I don’t know where that place is for you but for me, it’s right here at the moment.  Sitting on a plastic faded chair about to buckle from under me, with sand and dirt in my feet, a cold shower waiting for me (if I choose to have one), wafts of weed and tobacco filling the air along with incense, spicy Indian foods and an occasional foreign smell that I’ll choose to pretend doesn’t exist.

In an hour or so, I’ll hop on my scooter and drive 30 minutes to another town where I’ll meet a young guy next to the Ganesh temple and he’ll take me to his apartment where his sister, his wife and his father live and I will rummage through mountains of fabrics and pick ones that he will then make into the new summer collection for Love Nomadic.  His sister, or wife, will lay a little cup of chai next to me as I sit on the floor and manage my indecision about which colors to choose.

IMG_20150120_185222 IMG_20150120_185556A little preview of what’s coming this summer.

In between choosing colors, he will ask questions about my family.  He might show me another picture of his newly born nephew or I’ll ask more questions about his sister’s engagement.  After an hour, I’ll jump on my bike to make the journey back.

On my ride home I’ll pass cows and overcrowded buses with arms and legs and happy, or sad faces, hanging out and I’ll marvel at women balancing product on their heads.  I’ll zip past coconut stands and dodge cow dung and pot holes.  My shawl will dance wildly in the wake of my moving scooter and I’ll have moments of feeling so free and alive that I’ll smile massively, which will cause the people on the side of the road to shout out and wave and smile back.  I’ll think of my father warning me about the dangers of riding without a helmet and I’ll stay alert to the vulnerability of my freedom, and the responsibility I have to it.  I’ll slow down.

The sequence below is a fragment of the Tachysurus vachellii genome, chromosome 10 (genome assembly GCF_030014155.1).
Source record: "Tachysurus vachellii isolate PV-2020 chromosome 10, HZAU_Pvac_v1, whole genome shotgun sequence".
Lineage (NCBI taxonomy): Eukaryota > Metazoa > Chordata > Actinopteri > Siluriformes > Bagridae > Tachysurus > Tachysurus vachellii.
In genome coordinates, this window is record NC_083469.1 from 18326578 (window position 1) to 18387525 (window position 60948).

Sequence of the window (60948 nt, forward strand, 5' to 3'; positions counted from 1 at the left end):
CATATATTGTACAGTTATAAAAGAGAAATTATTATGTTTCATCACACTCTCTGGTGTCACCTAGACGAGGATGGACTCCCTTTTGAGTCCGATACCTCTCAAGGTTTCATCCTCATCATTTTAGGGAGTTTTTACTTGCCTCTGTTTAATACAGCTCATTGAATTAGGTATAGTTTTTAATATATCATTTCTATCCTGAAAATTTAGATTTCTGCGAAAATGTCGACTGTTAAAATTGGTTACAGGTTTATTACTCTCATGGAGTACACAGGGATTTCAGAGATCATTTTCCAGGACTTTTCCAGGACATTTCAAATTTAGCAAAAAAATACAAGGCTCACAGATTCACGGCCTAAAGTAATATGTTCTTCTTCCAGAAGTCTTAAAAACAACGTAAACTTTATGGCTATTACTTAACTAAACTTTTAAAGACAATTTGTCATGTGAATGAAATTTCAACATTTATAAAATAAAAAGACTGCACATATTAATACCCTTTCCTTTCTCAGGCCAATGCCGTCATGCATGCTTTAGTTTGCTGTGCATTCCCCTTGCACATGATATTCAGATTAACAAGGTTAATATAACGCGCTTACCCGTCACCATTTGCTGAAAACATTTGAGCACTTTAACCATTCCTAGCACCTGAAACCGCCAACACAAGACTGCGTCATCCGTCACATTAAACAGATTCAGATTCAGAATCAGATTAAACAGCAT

The scene around me will unfold; all at once and moment by moment.

I’ll think of Sarah and Bettina and Anne and Elizabeth and Amber and Erin; the women on this year’s retreat, and I’ll hope that they are feeling alive and happy.  I’ll think back to Jacqueline and Rob and their funny, wild ways of laughing and telling stories.  I’ll think of Jean and Marianne and Aubrey and Shona and Leigh and Jessica (who is leading her first India retreat next month), and the group laughter around the dinner table.  I’ll think of Jai and wish that he had been staying at the Mandala this year because his presence was such a grounding and easy energy.  I’ll think of the beauty and the silliness we all shared on that first retreat and the fun on this most recent one and then I’ll think to next year, and how I want to create it all again and make it even more beautiful.

Or maybe I won’t think of any of that, maybe that’s just what I’m thinking of now.

But I’ll keep riding on this windy, sometimes straight and pot holed, road home.

And the only thing I’ll know to be true is that I’ll be moving.

Yes, I think I’ll just keep moving in this life.  But for now, I think I’ll sit for a little while longer.